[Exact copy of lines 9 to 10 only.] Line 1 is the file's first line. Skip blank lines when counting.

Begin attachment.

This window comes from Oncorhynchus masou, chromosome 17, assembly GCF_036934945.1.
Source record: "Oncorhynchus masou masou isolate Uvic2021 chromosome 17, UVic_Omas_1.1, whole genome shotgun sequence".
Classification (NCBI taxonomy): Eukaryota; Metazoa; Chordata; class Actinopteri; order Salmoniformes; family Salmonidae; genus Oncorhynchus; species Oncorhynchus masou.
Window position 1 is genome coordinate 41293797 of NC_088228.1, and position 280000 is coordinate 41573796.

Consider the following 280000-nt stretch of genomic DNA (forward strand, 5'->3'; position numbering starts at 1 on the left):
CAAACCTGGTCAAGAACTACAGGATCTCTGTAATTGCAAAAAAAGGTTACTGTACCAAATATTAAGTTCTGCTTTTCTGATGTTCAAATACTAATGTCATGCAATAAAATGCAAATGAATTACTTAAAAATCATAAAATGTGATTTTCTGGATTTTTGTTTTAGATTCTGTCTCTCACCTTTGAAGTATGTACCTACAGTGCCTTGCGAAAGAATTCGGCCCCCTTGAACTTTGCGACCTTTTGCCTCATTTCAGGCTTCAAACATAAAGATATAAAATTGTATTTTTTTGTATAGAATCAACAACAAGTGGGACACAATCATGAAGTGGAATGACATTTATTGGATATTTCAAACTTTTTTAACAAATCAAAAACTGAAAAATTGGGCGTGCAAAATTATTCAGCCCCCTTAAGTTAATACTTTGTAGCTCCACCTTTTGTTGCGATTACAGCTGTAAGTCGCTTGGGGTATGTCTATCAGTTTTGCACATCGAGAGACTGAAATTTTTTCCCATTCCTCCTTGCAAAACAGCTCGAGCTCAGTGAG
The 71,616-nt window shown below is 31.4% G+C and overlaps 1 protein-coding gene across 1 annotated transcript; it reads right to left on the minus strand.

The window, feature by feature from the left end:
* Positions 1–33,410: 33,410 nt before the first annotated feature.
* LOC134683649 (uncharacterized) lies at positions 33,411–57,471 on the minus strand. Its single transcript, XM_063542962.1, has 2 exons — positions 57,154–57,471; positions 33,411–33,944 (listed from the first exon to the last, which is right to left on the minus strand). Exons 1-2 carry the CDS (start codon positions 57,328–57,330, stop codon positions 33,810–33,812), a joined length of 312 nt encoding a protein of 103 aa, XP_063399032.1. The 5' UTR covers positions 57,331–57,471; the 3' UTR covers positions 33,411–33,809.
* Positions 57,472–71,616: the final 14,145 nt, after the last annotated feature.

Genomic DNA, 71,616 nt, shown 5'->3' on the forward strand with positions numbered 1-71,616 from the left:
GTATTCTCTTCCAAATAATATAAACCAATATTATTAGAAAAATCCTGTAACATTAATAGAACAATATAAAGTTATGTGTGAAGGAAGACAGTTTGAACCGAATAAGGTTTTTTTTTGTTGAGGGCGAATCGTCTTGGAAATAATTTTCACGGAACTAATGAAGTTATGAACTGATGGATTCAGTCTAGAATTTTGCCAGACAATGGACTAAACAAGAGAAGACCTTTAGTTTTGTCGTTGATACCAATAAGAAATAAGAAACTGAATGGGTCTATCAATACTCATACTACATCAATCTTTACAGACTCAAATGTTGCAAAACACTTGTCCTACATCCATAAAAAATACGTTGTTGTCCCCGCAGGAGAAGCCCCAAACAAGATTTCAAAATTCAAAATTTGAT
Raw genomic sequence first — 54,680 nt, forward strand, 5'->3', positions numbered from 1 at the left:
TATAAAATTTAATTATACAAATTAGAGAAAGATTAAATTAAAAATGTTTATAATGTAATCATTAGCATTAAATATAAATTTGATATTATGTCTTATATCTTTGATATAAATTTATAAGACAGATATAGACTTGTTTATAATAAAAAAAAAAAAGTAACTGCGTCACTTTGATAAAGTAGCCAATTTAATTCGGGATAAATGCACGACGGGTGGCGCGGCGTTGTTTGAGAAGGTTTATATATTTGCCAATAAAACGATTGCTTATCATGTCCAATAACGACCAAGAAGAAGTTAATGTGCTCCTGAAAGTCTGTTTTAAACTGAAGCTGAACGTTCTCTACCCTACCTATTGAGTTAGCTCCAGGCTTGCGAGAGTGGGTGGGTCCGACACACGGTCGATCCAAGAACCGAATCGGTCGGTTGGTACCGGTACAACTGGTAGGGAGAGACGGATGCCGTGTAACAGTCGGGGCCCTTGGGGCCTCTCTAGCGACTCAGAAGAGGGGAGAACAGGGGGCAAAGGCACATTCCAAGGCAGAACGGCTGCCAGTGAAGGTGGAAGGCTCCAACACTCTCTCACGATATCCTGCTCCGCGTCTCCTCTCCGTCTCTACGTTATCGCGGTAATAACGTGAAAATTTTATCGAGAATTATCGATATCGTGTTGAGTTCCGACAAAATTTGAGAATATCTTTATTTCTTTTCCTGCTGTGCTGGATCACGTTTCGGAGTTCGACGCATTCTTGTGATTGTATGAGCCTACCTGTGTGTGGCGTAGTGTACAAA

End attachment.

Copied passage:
* Positions 1–33,410: 33,410 nt before the first annotated feature.
* LOC134683649 (uncharacterized) lies at positions 33,411–57,471 on the minus strand. Its single transcript, XM_063542962.1, has 2 exons — positions 57,154–57,471; positions 33,411–33,944 (listed from the first exon to the last, which is right to left on the minus strand). Exons 1-2 carry the CDS (start codon positions 57,328–57,330, stop codon positions 33,810–33,812), a joined length of 312 nt encoding a protein of 103 aa, XP_063399032.1. The 5' UTR covers positions 57,331–57,471; the 3' UTR covers positions 33,411–33,809.